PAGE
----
- There’s nothing indulgent about your time
Busy, busy, busy. These days we all seem to have less time. Remember that not allowing time for yourself doesn’t necessarily validate greatness. Failure to make time for the things you love amongst the shifting sands of your to-do list is a recipe for burnout. The mythical place where every one of your tasks is ticked off exists only in your head. There’s always more work to do. Give yourself a break and read a book. Run yourself a bath. Get lost in a favourite film. Sit down and strum the guitar. Do more of the things you love.
- Engage your brain
Your brain can’t fixate on unhealthy thought patterns when it’s busy working on something else. That’s why the tasks that demand your full concentration tend to be the most cathartic. You may find that attempting to learn a new language, a new instrument or a new skill (such as juggling) may bring you a lot of freedom as your brain shifts gears.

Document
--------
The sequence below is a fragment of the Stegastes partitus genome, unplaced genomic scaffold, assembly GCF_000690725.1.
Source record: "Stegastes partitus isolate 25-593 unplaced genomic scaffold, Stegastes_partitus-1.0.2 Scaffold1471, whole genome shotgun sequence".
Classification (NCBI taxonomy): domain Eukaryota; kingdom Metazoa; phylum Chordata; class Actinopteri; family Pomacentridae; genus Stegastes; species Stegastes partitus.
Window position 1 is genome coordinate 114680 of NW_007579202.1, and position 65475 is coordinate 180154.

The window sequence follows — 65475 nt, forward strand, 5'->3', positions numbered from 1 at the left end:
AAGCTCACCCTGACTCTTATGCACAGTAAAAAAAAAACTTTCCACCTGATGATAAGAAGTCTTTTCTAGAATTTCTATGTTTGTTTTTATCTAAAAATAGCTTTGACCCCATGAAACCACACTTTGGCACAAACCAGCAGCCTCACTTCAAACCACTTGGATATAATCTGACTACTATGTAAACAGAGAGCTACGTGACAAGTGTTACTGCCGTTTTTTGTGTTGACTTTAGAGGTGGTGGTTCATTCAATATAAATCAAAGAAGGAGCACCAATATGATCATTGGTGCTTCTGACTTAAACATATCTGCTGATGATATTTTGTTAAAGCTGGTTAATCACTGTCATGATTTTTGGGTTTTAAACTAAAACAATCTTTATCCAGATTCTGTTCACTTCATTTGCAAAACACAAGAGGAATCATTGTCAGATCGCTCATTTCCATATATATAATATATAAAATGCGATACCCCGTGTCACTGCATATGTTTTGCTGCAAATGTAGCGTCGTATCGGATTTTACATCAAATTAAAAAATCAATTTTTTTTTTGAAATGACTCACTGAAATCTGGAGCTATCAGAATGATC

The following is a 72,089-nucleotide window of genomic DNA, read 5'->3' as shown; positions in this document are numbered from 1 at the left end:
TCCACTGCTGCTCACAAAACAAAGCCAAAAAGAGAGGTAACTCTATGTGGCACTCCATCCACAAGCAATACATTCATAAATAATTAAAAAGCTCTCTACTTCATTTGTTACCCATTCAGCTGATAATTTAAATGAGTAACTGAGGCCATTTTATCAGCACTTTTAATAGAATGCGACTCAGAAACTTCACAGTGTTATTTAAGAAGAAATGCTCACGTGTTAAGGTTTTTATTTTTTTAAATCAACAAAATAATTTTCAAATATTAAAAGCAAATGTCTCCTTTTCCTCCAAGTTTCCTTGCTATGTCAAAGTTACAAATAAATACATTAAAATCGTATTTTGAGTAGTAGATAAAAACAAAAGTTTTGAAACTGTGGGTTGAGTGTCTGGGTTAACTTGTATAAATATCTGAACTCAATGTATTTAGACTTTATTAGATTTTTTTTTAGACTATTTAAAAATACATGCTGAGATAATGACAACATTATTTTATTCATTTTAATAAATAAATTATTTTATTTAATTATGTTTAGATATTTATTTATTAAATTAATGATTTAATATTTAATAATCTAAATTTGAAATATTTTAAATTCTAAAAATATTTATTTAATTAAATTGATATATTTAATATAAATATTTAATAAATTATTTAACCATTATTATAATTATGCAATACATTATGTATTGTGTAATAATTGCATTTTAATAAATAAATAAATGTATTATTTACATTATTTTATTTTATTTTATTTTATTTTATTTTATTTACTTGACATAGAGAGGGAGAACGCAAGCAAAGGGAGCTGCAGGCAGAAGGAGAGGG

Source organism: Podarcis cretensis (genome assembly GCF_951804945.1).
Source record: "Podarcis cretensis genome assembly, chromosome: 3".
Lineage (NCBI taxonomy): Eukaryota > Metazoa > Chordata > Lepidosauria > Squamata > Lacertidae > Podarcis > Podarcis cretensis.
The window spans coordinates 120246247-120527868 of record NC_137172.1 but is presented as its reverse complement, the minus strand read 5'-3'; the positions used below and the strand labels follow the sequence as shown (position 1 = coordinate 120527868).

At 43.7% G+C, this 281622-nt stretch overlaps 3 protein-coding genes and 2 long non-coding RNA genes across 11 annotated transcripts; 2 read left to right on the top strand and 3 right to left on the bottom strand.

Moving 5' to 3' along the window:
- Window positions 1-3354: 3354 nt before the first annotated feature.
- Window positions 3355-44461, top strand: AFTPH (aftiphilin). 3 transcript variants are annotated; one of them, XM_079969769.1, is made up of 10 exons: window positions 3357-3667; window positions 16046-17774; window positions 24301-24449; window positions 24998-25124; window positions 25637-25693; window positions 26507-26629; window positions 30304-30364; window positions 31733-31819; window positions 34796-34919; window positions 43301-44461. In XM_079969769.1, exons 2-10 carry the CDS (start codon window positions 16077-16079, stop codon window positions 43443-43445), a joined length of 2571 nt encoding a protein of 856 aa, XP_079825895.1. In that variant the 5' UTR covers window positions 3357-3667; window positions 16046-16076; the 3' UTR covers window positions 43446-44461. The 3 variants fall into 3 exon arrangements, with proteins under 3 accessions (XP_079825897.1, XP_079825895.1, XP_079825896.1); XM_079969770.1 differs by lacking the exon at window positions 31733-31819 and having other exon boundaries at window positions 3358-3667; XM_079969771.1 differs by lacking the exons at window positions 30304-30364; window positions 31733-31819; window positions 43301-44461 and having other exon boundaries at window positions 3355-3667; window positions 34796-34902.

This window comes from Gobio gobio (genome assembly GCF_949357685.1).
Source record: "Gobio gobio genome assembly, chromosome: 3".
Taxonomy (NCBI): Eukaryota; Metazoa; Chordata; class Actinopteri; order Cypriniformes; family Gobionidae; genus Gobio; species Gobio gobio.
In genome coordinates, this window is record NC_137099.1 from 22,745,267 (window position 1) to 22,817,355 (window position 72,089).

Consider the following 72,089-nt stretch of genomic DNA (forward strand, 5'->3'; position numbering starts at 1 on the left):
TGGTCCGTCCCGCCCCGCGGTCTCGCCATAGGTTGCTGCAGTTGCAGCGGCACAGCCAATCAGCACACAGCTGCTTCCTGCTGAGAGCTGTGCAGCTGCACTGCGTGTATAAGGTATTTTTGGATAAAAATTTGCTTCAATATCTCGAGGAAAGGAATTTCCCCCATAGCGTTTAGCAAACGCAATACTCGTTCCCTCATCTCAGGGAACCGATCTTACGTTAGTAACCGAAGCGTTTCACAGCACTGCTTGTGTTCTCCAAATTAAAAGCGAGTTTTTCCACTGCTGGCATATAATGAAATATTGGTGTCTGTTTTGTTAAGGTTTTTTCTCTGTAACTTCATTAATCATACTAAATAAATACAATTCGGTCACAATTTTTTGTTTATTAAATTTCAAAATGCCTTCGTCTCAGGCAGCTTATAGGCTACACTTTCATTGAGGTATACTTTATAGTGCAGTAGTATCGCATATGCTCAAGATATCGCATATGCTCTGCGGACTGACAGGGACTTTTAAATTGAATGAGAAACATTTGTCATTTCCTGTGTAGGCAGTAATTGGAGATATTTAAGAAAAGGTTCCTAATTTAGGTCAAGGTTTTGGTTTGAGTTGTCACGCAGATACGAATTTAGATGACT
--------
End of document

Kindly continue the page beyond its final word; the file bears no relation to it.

- Break your routine
You know what they say: change is as good as a rest. And rest is exactly what your overheating brain is craving. Do something you’ve never done. See somewhere you’ve never seen. Even getting out of the office once a week and working in new surroundings can help, if your company allows you to work remotely.
- Pull away from push notifications
Smartphones: so useful yet so distracting. The endless rumble of push notifications zaps focus, steals your attention from your actual responsibilities and fosters the belief that all communication needs to be responded to instantly. Stick your phone on airplane mode once in a while and bask in the sense of liberation. You rule your smartphone, not the other way around. Right?